United States District Court, E.D. New York
MEMORANDUM & ORDER
K. BRODIE, United States District Judge.
Gerald Ikezi and Anthony Ukazu commenced the above-captioned
action on October 8, 2014, against Defendants the City of New
York, the New York Police Department (“NYPD”),
Police Officer Stephen Centore and Sergeant Robert Mercer.
(Compl. ¶¶ 4-7, Docket Entry No. 1.)
Plaintiffs' claims arise from a traffic stop during which
Officer Centore and Sergeant Mercer stopped Ikezi due to
alleged traffic infractions and detained Plaintiffs while the
officers investigated the validity of the vehicle's
license plate. (Id. ¶¶ 10-15.) Plaintiffs
bring claims for false arrest and excessive force under 42
U.S.C. § 1983, false arrest under New York state law,
and respondeat superior. (Id. ¶¶
16-24.) Defendants move for summary judgment pursuant to Rule
56 of the Federal Rules of Civil Procedure. (Defs. Mot. for
Summ. J. (“Defs. Mot.”), Docket Entry No. 30;
Defs. Mem. of Law in Supp. of Defs. Mot. (“Defs.
Mem.”), Docket Entry No. 31.) For the reasons discussed
below, the Court grants Defendants' motion and dismisses
the Complaint in its entirety.
March of 2014, Ikezi was working part-time in New York for an
Indiana-based car dealer, Prolific Customs, which conducted
business in New York. (Deposition of Gerald Ikezi
(“Ikezi Dep.”) 29-30, Docket Entry No. 32-1.)
Ikezi's “boss, ” Darryl Williams, asked Ikezi
to move one of the company's vehicles from Jamaica Avenue
in Queens, New York, to a more secure location in New York
City. (Id. at 29-30, 60-61.) Williams gave Ikezi the
keys to the car, the registration, proof of insurance and an
Indiana transporter license plate to place on the car while
Ikezi transported the car. (Id. at 58-59, 62.)
March 6, 2014, Ikezi picked up the car from Jamaica Avenue.
(Id. at 60-61, 65.) He attached the license plate to
the rear bumper and proceeded to drive the car to his home.
(Id. at 63.) Ikezi intended to park the car in the
driveway of his home in Addisleigh Park until he received
further instructions from Williams. (Id.) While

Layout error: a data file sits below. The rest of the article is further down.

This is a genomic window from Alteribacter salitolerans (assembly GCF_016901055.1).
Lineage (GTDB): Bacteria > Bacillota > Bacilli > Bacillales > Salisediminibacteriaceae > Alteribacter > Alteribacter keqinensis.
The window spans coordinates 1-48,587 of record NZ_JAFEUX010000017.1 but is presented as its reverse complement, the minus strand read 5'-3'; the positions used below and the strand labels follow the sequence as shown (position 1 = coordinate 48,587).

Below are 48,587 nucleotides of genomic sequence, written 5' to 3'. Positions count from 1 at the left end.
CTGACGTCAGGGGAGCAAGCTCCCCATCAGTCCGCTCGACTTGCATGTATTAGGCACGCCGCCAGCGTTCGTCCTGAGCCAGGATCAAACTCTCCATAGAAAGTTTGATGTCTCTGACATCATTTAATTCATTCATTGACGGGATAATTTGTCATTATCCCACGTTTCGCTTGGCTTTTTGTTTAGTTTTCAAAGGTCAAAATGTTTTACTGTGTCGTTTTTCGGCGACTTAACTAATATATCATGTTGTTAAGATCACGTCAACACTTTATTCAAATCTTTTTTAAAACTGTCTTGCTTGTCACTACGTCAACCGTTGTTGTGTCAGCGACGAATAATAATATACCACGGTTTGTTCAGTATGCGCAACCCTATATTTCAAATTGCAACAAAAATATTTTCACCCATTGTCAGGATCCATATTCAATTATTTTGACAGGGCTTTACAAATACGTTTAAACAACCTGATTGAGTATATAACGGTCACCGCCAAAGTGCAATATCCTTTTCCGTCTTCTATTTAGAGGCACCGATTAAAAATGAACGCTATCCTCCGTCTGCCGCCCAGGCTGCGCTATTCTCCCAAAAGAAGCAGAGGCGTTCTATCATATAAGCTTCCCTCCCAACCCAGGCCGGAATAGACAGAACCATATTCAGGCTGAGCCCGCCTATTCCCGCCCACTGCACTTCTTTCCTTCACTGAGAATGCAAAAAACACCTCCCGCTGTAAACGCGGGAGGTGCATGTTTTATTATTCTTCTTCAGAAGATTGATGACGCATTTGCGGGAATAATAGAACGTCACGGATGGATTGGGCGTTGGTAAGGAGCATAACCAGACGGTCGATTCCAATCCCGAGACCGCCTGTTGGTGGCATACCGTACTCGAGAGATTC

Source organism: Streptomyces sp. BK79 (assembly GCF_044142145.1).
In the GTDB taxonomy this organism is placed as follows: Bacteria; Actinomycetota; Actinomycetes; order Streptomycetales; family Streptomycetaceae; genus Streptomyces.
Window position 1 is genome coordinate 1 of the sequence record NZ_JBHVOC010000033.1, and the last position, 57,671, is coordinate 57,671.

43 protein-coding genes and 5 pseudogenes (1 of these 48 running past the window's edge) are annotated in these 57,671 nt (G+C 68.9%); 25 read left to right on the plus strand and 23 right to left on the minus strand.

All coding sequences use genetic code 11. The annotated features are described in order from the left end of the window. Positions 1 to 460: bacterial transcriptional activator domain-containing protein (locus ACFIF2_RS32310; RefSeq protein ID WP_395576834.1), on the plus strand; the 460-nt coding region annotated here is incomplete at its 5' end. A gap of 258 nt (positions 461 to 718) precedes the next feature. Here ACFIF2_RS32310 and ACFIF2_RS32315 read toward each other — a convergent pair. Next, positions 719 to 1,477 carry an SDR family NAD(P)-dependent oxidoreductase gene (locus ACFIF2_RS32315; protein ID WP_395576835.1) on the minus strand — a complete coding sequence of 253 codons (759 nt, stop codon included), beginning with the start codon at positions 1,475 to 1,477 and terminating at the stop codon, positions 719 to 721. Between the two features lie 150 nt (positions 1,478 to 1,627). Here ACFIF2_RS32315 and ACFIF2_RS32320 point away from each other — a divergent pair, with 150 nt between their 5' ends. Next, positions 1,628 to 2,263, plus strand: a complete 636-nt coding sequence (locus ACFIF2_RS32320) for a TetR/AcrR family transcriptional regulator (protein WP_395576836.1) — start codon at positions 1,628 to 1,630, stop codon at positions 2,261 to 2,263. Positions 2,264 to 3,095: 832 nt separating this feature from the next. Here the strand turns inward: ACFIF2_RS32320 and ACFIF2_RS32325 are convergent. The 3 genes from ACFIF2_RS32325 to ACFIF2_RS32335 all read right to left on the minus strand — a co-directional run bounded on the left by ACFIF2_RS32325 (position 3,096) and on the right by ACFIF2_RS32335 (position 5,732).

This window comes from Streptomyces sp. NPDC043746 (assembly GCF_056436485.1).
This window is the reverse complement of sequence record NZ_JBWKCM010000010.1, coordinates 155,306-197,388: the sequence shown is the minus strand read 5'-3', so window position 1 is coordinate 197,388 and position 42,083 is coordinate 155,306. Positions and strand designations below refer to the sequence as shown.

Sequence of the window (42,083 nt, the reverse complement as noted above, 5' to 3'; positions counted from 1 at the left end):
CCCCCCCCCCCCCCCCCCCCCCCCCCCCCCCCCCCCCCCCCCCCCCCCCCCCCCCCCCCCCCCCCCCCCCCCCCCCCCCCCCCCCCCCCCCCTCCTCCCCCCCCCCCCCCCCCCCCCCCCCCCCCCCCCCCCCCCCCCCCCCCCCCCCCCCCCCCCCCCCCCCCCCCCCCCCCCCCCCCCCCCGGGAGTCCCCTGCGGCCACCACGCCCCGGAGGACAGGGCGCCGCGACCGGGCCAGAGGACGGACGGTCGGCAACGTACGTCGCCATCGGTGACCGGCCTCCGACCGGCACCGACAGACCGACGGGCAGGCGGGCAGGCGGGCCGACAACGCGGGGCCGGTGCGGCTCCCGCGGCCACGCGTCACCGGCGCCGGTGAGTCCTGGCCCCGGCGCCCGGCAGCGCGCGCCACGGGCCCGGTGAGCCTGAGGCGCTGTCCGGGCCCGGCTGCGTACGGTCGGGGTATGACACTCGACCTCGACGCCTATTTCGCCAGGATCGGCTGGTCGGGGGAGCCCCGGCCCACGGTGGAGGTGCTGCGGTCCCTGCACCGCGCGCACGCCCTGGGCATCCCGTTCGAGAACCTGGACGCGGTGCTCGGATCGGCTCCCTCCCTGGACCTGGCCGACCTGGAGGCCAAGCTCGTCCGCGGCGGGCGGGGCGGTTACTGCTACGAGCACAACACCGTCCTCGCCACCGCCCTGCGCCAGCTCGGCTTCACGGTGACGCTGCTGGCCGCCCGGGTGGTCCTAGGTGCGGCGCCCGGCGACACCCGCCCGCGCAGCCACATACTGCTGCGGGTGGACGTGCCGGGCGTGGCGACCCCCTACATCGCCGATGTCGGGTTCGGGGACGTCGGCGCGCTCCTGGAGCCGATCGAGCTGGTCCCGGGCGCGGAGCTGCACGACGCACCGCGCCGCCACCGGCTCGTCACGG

Ikezi was driving the car, his friend Ukazu sent him a text
message telling him that he was in the area. Id.
Ikezi stopped and picked up Ukazu. (Id. at 63-64.)
parties dispute the time at which the officers initiated the
traffic stop. According to the officers, they initiated the
stop at approximately 9:30 PM. (Deposition of Stephen Centore
(“Centore Dep.”) 6, Docket Entry No. 32-5.)
According to Plaintiffs, the officers initiated the stop
earlier than 9:30 PM. Ikezi recalls that the stop occurred
between “7:30 and 8:30 [PM], ” (Affidavit of
Gerald Ikezi (“Ikezi Aff.”) ¶¶ 5, 11,
Docket Entry No. 32-1), and Ukazu recalls that the stop
occurred between “8:00 and 8:30 [PM], ”
(Affidavit of Anthony Ukazu (“Ukazu Aff.”) ¶
10, Docket Entry No 37-2).
parties also dispute whether the officers had a valid reason
for initiating the stop. According to the officers, Ikezi was
driving on Jamaica Avenue with a passenger and approaching
the intersection at Francis Lewis Boulevard when they
observed him “veer” out of his lane and change
lanes without signaling. (Centore Dep. 5-9; Defs. Deposition
of Sergeant Mercer (“Defs. Mercer Dep.”) 11,
Docket Entry No. 32-6.) Based on that observation, Officer
Centore initiated the traffic stop because he believed Ikezi
may have been driving while intoxicated. (Centore Dep. 9.)
According to Ikezi, he was driving on Jamaica Avenue with